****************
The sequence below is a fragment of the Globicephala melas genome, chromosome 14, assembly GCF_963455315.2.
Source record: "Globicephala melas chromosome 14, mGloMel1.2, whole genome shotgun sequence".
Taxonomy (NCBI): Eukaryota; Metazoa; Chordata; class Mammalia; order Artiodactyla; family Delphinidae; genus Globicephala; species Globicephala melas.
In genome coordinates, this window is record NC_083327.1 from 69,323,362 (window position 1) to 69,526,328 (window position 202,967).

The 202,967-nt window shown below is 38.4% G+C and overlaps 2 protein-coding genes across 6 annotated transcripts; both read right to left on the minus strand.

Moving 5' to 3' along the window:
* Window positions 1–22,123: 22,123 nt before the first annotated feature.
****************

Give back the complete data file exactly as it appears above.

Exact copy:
The sequence below is a fragment of the Globicephala melas genome, chromosome 14, assembly GCF_963455315.2.
Source record: "Globicephala melas chromosome 14, mGloMel1.2, whole genome shotgun sequence".
Taxonomy (NCBI): Eukaryota; Metazoa; Chordata; class Mammalia; order Artiodactyla; family Delphinidae; genus Globicephala; species Globicephala melas.
In genome coordinates, this window is record NC_083327.1 from 69,323,362 (window position 1) to 69,526,328 (window position 202,967).

The 202,967-nt window shown below is 38.4% G+C and overlaps 2 protein-coding genes across 6 annotated transcripts; both read right to left on the minus strand.

Moving 5' to 3' along the window:
* Window positions 1–22,123: 22,123 nt before the first annotated feature.